I was about to write about the Newport Folk Festival as the stuff of legend, referring to it as an entity of the past, but a quick Google search reveals that it’s still going, an annual event where fans and musicians gather to enjoy a weekend of music. This past summer’s performers included Fleet Foxes, Wilco, Michael Kiwanuka, John Prine, and many more, bridging many generations and styles. From all evidence, it looks like a big production, its scale having evolved since its more humble beginnings in 1959.
It’s certainly more of a spectacle than what we see in Murray Lerner’s documentary, Festival, a compendium of performances from Newport, spanning 1963 to 1966. The material captured in this black-and-white film shows a modest stage and modest accommodations for the attendees, with barely anything separating the two levels, the audience from the musicians. As we witness from the footage and hear from the testimonies, this is by design. At that period, folk music was considered to be the music of ordinary people. The ones on stage look just like the ones in the audience. And the audience is not excluded from performing, there are spontaneous eruptions of song all around the periphery. The Newport Folk Festival was a happening where everyone was intended to be equal.
Not that it was entirely successful. The elevation of Joan Baez and Bob Dylan as “stars” contradicts this ethos, regardless of how much Baez tries to rationalize her own deification. Then again, they both stand apart as individuals, showing a certain style and wit not always evident in their colleagues. Dylan has the same undeniable charisma we see in Don’t Look Back [review], and Donovan still pales in comparison. Even so, the most interesting bits are not what Lerner picks up from the stage, but when he talks to the young fans and gets their takes on what folk music means and what they are seeing. Some find greater meaning and a social message, others just want to listen to music and turn off. One thing is for sure, though, white hipster kids always thought they had it figured out.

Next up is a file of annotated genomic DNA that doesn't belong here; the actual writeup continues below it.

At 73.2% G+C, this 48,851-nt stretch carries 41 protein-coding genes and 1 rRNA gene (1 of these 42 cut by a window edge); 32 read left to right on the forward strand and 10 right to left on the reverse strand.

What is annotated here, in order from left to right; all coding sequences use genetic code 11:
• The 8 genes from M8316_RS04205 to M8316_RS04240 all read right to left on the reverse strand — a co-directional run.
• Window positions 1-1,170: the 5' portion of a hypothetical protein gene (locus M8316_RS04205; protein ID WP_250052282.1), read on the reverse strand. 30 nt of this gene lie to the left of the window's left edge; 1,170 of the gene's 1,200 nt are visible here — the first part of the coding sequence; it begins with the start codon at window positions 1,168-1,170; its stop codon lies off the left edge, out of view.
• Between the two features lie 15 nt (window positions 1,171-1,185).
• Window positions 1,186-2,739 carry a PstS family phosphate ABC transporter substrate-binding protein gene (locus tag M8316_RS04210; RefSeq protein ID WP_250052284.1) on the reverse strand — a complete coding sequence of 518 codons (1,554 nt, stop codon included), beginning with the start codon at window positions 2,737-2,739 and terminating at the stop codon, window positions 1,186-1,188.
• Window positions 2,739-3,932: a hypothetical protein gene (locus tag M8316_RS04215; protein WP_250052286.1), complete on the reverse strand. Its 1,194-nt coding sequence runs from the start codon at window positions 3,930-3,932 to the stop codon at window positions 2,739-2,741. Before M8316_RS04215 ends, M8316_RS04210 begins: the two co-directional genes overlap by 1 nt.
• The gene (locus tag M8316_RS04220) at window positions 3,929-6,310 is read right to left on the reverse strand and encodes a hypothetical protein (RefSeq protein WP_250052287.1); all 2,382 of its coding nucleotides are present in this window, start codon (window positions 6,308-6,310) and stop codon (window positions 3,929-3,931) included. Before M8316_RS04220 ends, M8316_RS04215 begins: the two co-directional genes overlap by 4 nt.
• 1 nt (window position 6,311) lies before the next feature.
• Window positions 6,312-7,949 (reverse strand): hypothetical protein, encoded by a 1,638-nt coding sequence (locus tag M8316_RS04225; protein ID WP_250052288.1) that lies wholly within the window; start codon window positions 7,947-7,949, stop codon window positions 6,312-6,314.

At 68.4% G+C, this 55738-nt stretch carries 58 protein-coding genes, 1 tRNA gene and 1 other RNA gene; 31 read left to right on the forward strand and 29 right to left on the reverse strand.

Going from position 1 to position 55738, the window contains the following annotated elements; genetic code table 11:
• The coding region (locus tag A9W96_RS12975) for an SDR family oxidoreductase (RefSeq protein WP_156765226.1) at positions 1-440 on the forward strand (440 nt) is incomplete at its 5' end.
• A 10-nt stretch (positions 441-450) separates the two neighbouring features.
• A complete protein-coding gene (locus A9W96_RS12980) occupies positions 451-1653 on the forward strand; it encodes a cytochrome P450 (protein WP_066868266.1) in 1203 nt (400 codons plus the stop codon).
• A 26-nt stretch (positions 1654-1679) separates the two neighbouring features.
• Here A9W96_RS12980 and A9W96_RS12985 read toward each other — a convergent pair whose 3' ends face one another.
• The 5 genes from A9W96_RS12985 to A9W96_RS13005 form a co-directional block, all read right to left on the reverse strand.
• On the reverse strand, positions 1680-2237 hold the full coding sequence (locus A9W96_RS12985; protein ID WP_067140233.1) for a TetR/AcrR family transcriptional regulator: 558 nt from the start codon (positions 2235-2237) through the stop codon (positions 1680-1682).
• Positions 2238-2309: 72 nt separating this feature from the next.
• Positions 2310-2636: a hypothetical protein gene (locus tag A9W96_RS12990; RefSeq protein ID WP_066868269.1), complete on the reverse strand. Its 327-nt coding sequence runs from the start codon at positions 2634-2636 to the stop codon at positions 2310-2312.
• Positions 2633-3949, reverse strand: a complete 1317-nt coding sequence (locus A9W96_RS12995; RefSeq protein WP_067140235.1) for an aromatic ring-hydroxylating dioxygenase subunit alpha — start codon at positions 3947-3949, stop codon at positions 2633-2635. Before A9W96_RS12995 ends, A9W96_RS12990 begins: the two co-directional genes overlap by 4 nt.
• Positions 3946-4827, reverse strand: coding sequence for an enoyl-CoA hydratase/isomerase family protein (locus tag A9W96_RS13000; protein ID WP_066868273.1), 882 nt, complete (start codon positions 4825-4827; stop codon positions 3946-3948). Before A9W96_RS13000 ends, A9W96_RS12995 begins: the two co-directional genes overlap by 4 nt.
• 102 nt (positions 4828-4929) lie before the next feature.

Festival is less a strict reporting of what went down and more a survey of all the things the Newport Folk Festival encompassed. Lerner wants to show you the breadth of it. He mixes up different styles, creating a collage of singers and songs. Some of his arrangement is meant for effect, such as juxtaposing white and black choirs or dancing performers versus static traditionalists to show the different levels of energy and interpretation. The oldest singers, many of whom were there at the roots of the craft, talk about tradition while the film cuts back and forth to Dylan doing a soundcheck for his electric debut, a scandal in the folk community. Likewise, Son House schools us on the strict parameters of the blues in direct contradiction to guitarist Mike Bloomfield’s celebration of modern expansion. There is definitely a political commentary being made here, though Lerner seems to be more on the inclusive side, highlighting the Paul Butterfield Blues Band, which Mike Bloomfield was a part of, right after. From this distance, however, Son House wins.
What’s interesting, and what Lerner’s montage demonstrates, is that audiences and performers alike believe they are seeing something authentic--and Lerner’s lack of adornment only enhances that ethic. Though, again, thinking about what Son House says, you may wonder if there is a sort of ghetto tourism at work. How do some of the urbane performers and attendees connect with songs about green corn and dead geese? What life experience are they drawing on, or are they imbuing these specific narratives with their own metaphors, and thus contradicting the experience...?
For its part, Festival tries to show everything. Multiple cameras move around the stage, focusing on different players--which highlights all, for the most part, though this sometimes means the film also highlights none. There are no indicators of who is who, no song titles proffered, so if you don’t recognize anyone beyond the obvious--Baez, Dylan, Judy Collins, Donovan, Johnny Cash--you may never know who you are seeing*. And the lack of complete performances means that one bleeds into the other, few have a chance to emerge, except maybe as we progress into different styles.
That all said, Festival is a beautifully photographed primer of Newport, and just like if you were there--or at any music fest, really--it won’t all be to your taste. Even so, it never bores, and with this new 2K transfer and uncompressed soundtrack, Festival on Criterion looks and sounds fantastic. Two major bonus features talking to the filmmakers and performers shed light on the production, both the in-front and behind-the-camera situations, and whether you’re interested in the music or just in seeing a snapshot of an intriguing cultural convergence, Festival is well worth checking out.
* I've been informed that there is a function on the disc that allows you to turn on titles, though the original release of the film did not contain them.
This disc provided by the Criterion Collection for purposes of review.
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